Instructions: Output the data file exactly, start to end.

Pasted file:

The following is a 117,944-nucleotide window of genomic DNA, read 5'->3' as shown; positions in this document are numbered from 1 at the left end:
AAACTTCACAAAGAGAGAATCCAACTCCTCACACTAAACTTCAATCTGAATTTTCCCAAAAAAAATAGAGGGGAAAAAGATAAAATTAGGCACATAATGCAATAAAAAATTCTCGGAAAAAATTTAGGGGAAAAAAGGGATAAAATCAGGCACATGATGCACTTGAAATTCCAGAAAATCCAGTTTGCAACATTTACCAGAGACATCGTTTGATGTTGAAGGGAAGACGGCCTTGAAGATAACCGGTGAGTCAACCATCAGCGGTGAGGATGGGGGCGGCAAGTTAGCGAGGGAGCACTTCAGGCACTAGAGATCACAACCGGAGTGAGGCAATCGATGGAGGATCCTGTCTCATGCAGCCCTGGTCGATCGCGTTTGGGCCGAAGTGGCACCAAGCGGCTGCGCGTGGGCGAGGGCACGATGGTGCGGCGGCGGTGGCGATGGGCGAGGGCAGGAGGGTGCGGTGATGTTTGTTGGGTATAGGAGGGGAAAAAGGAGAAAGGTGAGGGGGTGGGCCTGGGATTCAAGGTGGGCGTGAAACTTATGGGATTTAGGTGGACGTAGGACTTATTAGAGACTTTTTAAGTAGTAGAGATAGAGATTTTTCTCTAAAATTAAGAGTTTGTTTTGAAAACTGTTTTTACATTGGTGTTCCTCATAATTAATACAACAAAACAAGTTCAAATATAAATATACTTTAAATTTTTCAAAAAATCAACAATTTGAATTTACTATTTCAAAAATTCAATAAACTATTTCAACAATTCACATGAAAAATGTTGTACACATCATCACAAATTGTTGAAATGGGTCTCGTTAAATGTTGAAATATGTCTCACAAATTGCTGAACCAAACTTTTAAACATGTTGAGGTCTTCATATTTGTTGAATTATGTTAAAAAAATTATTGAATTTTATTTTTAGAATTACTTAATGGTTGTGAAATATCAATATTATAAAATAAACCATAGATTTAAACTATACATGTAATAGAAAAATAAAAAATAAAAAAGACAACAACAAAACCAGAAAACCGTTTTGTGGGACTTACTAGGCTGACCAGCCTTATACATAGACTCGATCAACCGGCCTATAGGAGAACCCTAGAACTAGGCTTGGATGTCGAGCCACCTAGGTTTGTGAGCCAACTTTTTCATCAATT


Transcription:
The following is a 117,944-nucleotide window of genomic DNA, read 5'->3' as shown; positions in this document are numbered from 1 at the left end:
AAACTTCACAAAGAGAGAATCCAACTCCTCACACTAAACTTCAATCTGAATTTTCCCAAAAAAAATAGAGGGGAAAAAGATAAAATTAGGCACATAATGCAATAAAAAATTCTCGGAAAAAATTTAGGGGAAAAAAGGGATAAAATCAGGCACATGATGCACTTGAAATTCCAGAAAATCCAGTTTGCAACATTTACCAGAGACATCGTTTGATGTTGAAGGGAAGACGGCCTTGAAGATAACCGGTGAGTCAACCATCAGCGGTGAGGATGGGGGCGGCAAGTTAGCGAGGGAGCACTTCAGGCACTAGAGATCACAACCGGAGTGAGGCAATCGATGGAGGATCCTGTCTCATGCAGCCCTGGTCGATCGCGTTTGGGCCGAAGTGGCACCAAGCGGCTGCGCGTGGGCGAGGGCACGATGGTGCGGCGGCGGTGGCGATGGGCGAGGGCAGGAGGGTGCGGTGATGTTTGTTGGGTATAGGAGGGGAAAAAGGAGAAAGGTGAGGGGGTGGGCCTGGGATTCAAGGTGGGCGTGAAACTTATGGGATTTAGGTGGACGTAGGACTTATTAGAGACTTTTTAAGTAGTAGAGATAGAGATTTTTCTCTAAAATTAAGAGTTTGTTTTGAAAACTGTTTTTACATTGGTGTTCCTCATAATTAATACAACAAAACAAGTTCAAATATAAATATACTTTAAATTTTTCAAAAAATCAACAATTTGAATTTACTATTTCAAAAATTCAATAAACTATTTCAACAATTCACATGAAAAATGTTGTACACATCATCACAAATTGTTGAAATGGGTCTCGTTAAATGTTGAAATATGTCTCACAAATTGCTGAACCAAACTTTTAAACATGTTGAGGTCTTCATATTTGTTGAATTATGTTAAAAAAATTATTGAATTTTATTTTTAGAATTACTTAATGGTTGTGAAATATCAATATTATAAAATAAACCATAGATTTAAACTATACATGTAATAGAAAAATAAAAAATAAAAAAGACAACAACAAAACCAGAAAACCGTTTTGTGGGACTTACTAGGCTGACCAGCCTTATACATAGACTCGATCAACCGGCCTATAGGAGAACCCTAGAACTAGGCTTGGATGTCGAGCCACCTAGGTTTGTGAGCCAACTTTTTCATCAATT